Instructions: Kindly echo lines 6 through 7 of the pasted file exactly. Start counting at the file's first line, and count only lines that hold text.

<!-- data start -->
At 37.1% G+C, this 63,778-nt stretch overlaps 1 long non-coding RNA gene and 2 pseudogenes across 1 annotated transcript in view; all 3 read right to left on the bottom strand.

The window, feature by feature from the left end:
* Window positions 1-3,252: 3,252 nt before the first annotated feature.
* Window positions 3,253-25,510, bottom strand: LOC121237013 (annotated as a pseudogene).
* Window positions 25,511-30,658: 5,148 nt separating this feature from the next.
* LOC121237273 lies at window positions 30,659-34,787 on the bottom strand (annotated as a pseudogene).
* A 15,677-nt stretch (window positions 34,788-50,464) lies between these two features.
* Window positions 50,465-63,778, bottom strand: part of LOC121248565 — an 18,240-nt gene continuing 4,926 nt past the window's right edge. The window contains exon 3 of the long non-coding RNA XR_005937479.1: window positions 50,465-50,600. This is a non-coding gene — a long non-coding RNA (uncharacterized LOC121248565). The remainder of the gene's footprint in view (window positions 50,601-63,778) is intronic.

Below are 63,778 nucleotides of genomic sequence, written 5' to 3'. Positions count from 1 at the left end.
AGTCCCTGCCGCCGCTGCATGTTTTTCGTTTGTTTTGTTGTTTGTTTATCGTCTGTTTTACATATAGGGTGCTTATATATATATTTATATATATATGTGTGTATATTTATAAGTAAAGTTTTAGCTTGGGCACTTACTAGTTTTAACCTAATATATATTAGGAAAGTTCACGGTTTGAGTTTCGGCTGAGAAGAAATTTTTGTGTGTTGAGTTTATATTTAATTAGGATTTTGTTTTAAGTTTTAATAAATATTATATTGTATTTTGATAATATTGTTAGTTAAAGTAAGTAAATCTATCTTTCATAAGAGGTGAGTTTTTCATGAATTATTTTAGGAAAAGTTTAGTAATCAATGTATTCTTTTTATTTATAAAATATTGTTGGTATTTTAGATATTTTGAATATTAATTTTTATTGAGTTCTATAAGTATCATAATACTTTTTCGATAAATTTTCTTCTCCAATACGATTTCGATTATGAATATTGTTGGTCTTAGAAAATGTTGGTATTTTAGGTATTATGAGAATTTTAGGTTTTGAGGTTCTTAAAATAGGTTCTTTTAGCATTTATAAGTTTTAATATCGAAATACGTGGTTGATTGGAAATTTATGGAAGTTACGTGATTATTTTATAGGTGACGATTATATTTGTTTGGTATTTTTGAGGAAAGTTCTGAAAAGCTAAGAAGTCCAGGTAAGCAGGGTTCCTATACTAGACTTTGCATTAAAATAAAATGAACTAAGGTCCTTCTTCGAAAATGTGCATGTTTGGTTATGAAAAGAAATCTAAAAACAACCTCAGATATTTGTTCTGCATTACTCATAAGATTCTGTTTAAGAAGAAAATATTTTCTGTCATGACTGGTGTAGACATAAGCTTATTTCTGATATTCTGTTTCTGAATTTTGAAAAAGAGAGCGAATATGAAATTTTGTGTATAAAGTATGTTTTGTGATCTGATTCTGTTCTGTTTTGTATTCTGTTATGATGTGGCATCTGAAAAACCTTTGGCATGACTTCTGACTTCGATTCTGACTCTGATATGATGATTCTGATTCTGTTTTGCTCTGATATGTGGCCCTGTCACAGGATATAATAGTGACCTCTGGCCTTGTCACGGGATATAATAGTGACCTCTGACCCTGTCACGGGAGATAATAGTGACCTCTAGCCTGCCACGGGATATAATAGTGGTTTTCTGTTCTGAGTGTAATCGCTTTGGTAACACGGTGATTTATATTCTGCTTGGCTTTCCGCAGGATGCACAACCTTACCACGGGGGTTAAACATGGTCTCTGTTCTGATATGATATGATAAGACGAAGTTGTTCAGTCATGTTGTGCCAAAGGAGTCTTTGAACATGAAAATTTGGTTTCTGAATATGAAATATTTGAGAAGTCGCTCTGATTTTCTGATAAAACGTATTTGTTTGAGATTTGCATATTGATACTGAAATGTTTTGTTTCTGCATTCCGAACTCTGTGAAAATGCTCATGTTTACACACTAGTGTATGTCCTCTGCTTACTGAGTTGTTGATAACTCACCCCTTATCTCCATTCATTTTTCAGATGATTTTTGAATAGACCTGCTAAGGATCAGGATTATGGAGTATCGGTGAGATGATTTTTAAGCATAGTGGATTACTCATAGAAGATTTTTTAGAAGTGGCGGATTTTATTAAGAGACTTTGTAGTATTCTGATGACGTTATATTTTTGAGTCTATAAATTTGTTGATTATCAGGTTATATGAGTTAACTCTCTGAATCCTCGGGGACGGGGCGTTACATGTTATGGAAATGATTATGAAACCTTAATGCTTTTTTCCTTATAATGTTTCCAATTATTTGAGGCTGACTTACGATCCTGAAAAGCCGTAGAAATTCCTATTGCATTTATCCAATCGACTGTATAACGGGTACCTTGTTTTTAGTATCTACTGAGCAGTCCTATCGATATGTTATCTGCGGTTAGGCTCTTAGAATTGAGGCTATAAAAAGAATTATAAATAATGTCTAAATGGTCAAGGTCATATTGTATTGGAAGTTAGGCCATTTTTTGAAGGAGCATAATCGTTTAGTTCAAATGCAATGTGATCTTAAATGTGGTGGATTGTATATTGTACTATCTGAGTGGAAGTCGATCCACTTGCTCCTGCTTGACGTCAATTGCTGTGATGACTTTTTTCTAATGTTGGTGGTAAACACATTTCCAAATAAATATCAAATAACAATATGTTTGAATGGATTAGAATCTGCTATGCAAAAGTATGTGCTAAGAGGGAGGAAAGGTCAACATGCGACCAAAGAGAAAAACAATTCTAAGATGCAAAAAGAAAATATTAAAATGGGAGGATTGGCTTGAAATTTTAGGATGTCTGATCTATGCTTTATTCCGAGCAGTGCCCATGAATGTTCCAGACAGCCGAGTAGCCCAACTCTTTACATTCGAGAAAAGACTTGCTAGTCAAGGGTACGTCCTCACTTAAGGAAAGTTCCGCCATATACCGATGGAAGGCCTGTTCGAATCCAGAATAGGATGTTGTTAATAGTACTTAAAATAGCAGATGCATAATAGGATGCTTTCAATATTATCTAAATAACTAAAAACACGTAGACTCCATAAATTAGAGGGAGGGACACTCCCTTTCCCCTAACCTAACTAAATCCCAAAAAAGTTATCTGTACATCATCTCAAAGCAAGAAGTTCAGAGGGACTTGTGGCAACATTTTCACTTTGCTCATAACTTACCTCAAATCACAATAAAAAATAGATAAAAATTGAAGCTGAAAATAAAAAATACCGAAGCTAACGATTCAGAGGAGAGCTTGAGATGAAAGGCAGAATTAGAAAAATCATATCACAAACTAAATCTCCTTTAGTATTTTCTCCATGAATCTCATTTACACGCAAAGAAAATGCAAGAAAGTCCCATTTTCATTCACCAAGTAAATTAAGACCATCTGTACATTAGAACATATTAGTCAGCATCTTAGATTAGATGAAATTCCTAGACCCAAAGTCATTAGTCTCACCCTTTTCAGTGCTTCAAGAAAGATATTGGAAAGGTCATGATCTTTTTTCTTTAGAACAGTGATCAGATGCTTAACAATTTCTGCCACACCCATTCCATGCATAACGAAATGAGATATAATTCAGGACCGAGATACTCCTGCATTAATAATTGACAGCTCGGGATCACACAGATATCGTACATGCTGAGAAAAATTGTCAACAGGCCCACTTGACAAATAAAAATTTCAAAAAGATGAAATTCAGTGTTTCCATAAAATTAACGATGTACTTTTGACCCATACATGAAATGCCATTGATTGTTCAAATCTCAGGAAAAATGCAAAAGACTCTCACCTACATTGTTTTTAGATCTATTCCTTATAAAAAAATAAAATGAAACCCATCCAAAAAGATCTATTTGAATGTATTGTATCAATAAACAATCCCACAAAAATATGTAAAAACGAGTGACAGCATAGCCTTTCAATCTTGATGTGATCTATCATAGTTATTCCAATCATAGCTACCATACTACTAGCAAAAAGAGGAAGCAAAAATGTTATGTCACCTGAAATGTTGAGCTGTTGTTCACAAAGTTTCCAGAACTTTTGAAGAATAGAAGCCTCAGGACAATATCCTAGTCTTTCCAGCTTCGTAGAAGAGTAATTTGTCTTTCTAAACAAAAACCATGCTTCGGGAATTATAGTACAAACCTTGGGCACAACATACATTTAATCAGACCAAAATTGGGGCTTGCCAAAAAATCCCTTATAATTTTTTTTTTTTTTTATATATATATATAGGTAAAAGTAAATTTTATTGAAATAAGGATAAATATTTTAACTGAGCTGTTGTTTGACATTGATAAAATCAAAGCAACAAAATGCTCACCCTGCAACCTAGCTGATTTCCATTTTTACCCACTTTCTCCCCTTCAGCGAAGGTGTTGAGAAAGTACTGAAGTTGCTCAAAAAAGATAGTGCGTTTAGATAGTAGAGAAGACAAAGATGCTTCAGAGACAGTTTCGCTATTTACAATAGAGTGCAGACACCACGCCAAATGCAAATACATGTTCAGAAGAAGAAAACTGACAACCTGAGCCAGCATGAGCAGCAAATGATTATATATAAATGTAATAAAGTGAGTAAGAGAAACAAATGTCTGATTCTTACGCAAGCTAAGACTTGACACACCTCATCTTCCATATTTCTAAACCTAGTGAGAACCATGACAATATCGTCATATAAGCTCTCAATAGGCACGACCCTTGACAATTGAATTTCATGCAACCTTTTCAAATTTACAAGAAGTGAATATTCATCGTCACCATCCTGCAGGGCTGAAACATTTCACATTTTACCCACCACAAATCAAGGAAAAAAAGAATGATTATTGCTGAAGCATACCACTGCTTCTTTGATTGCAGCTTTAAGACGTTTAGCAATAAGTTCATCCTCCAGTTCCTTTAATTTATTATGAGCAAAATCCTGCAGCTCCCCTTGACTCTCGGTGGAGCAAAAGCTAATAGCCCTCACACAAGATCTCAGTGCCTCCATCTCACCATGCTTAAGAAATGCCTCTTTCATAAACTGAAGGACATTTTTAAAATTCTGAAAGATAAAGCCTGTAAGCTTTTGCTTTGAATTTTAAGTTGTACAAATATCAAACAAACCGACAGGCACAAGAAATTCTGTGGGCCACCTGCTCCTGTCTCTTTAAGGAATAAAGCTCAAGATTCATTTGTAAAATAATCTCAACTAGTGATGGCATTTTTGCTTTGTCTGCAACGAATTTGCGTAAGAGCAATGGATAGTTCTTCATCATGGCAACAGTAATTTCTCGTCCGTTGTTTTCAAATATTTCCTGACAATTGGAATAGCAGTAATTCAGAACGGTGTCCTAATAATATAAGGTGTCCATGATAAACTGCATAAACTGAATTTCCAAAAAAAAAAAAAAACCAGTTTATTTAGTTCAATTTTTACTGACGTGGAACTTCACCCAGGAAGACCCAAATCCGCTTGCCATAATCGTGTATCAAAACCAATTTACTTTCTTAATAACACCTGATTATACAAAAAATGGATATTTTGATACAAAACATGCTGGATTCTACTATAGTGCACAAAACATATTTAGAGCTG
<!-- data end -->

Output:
* LOC121237273 lies at window positions 30,659-34,787 on the bottom strand (annotated as a pseudogene).
* A 15,677-nt stretch (window positions 34,788-50,464) lies between these two features.